The Saudi government is donating hundreds of thousands of dollars to help finance the expansion of private Islamic schools in Canada, according to newly leaked documents that shine a light on how foreign states are helping finance a growing demand for religious education.
The documents, involving cables between diplomats at the Saudi embassy in Ottawa and government officials in Riyadh, contain conversations from 2012 and 2013 about a $211,000 donation to a school in Ottawa and $134,000 to a school in Mississauga.
The schools confirmed to The Globe and Mail they had sought such donations to help build or buy new facilities for rapidly expanding student bodies.
The memos about the donations were among 500,000 Saudi diplomatic cables that WikiLeaks has begun releasing, yielding unprecedented insights into how the secretive Arab kingdom operates outside its own borders.
Foreign donations to private schools are legal. But Riyadh is frequently accused of spreading a puritanical form of Islam, and its critics allege Saudi dollars can pave the way for Saudi doctrine.
The administrators for the Canadian schools deny any Saudi influence. They say they accept only unconditional donations.
“It’s not the way we operate. We are solely Canadian and we have our own way of doing things,” said Sharaf Sharafeldin, the executive director of the Muslim Association of Canada (MAC). The association runs several mosques and private Islamic schools, including Olive Grove School in Mississauga, which got the $134,000 Saudi donation.
The cable sent from the Saudi embassy in Ottawa to Riyadh about this donation reads that MAC “needs support and aid to carry out a development and construction project for phase two at the school. There is no observations or anything against it.”
One of the top performing academic schools in Ontario, Olive Grove has 1,200 students on its waiting list. Mr. Sharafeldin said the donation was a one-time payment that was insignificant compared with the overall $7-million cost of the school. He added that his organization submitted an application for Saudi financial support after hearing that other Muslim groups in Canada had made similar appeals.
MAC circulated an e-mail to parents of schoolchildren recently as media organizations including The Globe raised questions about Saudi fundraising. “The grant came with no conditions,” that e-mail assured parents.
Foreign donations to private Muslim, Sikh, Hindu, Jewish and Christian schools in Canada are rarely highlighted. Faith-based schools that operate outside the public school system do not get taxpayer funds and rely on tuition. But steep tuition fees can mean that religious schools confront donor fatigue within their communities when it comes time to grow.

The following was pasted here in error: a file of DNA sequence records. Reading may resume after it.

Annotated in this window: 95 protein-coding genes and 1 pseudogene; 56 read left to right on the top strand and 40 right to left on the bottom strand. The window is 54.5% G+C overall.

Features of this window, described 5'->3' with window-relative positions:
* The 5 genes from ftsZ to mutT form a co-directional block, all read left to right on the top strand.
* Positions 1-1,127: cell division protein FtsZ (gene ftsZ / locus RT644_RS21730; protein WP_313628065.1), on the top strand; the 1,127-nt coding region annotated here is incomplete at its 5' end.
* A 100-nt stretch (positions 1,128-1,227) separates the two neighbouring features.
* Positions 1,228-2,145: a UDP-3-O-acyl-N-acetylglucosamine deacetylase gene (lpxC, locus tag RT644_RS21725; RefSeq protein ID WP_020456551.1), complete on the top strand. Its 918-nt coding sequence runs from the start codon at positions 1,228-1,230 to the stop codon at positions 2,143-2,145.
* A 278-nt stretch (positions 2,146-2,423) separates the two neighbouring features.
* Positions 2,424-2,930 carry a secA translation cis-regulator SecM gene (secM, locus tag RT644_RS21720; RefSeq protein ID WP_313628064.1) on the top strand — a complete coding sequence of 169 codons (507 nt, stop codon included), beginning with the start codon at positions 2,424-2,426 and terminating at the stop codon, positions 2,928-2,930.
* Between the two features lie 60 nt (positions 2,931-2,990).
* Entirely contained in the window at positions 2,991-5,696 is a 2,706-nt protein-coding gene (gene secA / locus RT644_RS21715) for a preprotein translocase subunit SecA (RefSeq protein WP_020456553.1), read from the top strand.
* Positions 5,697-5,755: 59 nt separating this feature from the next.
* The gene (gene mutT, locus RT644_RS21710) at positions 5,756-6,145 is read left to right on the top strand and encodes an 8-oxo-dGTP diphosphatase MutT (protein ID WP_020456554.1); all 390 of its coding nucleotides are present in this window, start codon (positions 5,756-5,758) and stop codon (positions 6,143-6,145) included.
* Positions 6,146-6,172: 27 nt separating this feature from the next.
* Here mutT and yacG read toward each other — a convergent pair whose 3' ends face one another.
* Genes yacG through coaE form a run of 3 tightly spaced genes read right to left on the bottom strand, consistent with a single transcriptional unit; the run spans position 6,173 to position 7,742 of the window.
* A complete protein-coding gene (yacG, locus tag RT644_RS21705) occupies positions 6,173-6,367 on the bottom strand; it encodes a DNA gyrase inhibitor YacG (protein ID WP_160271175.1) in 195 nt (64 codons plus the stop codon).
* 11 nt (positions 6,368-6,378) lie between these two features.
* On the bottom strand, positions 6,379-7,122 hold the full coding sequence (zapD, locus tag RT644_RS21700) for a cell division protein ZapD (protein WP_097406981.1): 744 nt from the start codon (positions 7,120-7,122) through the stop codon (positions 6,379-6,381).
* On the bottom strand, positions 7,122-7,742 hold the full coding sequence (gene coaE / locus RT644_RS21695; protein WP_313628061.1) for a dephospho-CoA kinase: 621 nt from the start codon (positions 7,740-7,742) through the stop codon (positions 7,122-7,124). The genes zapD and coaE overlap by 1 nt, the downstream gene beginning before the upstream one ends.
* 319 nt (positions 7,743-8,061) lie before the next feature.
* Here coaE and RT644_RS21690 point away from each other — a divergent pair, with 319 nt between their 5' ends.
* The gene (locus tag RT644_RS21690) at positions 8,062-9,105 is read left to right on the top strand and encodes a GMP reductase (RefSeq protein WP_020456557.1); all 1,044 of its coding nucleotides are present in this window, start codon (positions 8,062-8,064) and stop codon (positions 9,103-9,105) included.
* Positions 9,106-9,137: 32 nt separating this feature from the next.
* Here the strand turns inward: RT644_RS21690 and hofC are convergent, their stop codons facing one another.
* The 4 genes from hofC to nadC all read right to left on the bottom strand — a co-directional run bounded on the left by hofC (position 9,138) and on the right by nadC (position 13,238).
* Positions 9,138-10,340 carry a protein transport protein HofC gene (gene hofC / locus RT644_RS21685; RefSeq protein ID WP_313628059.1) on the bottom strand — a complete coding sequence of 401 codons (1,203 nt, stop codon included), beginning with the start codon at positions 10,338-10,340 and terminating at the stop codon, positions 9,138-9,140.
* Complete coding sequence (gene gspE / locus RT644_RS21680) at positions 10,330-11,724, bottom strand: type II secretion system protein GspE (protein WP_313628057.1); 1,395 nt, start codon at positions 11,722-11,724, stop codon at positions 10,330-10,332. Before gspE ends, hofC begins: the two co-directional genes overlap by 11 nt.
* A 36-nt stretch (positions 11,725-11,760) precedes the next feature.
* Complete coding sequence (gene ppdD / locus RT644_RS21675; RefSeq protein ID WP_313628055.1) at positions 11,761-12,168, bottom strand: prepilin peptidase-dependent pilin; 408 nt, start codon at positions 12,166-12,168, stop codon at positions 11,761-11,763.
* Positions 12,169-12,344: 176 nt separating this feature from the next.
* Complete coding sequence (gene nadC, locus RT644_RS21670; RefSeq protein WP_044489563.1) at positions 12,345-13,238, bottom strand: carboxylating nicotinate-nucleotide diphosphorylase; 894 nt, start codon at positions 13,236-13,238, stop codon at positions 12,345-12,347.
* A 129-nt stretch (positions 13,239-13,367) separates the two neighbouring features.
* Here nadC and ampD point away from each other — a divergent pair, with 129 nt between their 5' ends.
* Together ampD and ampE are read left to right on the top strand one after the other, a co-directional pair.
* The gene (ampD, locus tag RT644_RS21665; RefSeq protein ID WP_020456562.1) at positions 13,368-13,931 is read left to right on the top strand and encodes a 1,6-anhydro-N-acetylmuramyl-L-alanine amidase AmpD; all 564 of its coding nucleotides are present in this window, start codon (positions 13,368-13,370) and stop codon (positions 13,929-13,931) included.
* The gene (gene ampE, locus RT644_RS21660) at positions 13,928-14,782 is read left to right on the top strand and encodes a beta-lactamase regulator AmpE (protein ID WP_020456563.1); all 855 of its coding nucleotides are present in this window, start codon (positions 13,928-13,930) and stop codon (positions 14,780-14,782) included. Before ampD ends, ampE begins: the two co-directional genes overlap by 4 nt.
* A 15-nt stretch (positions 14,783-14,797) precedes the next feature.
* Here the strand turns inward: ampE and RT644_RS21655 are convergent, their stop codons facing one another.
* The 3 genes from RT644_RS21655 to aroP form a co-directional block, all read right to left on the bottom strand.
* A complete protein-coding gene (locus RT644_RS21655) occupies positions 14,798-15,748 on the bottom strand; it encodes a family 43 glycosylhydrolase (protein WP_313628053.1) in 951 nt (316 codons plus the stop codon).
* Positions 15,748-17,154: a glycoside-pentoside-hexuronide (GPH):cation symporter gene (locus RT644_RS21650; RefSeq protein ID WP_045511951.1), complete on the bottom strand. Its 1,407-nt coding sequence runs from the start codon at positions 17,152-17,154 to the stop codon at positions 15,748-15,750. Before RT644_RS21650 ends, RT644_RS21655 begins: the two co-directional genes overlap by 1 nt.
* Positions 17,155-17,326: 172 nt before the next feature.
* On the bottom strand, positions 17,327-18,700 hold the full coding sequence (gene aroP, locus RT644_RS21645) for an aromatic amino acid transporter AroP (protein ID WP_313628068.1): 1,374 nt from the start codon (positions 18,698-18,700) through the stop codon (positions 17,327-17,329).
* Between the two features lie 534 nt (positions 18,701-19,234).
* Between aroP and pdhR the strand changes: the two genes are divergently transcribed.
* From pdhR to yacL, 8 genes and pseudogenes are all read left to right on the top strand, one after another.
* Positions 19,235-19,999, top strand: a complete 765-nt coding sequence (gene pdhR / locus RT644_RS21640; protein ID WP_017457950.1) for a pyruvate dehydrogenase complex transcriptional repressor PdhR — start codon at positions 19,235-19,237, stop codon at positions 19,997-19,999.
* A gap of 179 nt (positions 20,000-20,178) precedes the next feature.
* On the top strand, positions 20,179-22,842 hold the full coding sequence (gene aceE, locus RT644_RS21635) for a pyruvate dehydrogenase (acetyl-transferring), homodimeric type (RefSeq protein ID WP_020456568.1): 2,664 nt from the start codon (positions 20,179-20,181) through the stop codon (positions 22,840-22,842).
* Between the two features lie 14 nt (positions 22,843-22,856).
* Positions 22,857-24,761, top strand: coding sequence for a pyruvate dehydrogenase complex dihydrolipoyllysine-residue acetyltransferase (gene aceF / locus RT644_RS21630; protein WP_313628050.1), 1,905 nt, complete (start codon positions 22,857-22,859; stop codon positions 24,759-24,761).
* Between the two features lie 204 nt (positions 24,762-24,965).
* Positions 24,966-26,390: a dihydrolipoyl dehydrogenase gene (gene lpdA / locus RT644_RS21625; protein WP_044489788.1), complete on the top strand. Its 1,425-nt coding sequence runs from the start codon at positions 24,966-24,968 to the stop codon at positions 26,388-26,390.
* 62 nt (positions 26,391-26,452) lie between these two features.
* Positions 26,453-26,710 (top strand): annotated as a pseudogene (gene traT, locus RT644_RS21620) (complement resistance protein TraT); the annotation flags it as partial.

The Ottawa Islamic School “is currently building an expansion on its property worth approximately $4-million, that will meet a lot of shortage for space,” principal Mohamed Sheikh Ahmed said in an e-mailed reply to questions from The Globe.
The Saudi funds related to that project are highlighted in a memo that was circulated in Riyadh by the Saudi Ministry of Finance. Titled “Financial aid to the Ottawa Islamic School,” it shows that a $211,000 donation was discussed by several Saudi bureaucrats, including ones involved in their government’s Foreign Affairs department and the Preaching and Islamic Affairs Outreach bureau.
“Regarding the provision of financial aid to a number of Islamic institutions, including … the Ottawa Islamic School in Canada, we would like to inform you that we have disbursed the first payment of that aid by a cheque,” that cable reads.
Mr. Ahmed said he would not speak directly about that donation because “it is not our policy to specifically single out one of our donors.” Asked about the prospect of potential Saudi influence, he said “we do not accept such donations with strings attached at all.”
The text of the leaked cable about Olive Grove shows some Saudi officials were aware of potential concerns about how money would be used. One official in Riyadh had requested “the Canadian government’s written approval” on any donation beforehand, and asked if there was anything precluding the Canadian school’s “receipt of a financial aid from the government of the Kingdom.”
There are no such proscriptions but there are some sensitivies. Over the past eight months, a Canadian parliamentary committee has been raising questions about the influence of Saudi funding in Canada’s Muslim communities.“We have to be concerned about all foreign funding coming in,” said Conservative Senator Daniel Lang, who chairs the national security committee.
And some observers say Canadian government officials should pay more attention to a proliferation of private religious school of all stripes, and not because of fears of influence.
“When you end up with children going to schools on the basis of their parents’ religious beliefs, you end up with a system of ghettoization,” said Lois Sweet, a Canadian journalist who wrote a 1997 book called God in the Classroom. In an interview she added that “I think of it as religious apartheid.”
Ms. Sweet said she interviewed many Muslim, Sikh, Hindu and conservative Christian parents in Canada who had removed their children from the public system. But she added that many had said they would reconsider if public schools made more concessions to faith practices.
“We shouldn’t have religious schools at all,” she said. “We should have a public system that accommodates.”Report Typo/Error
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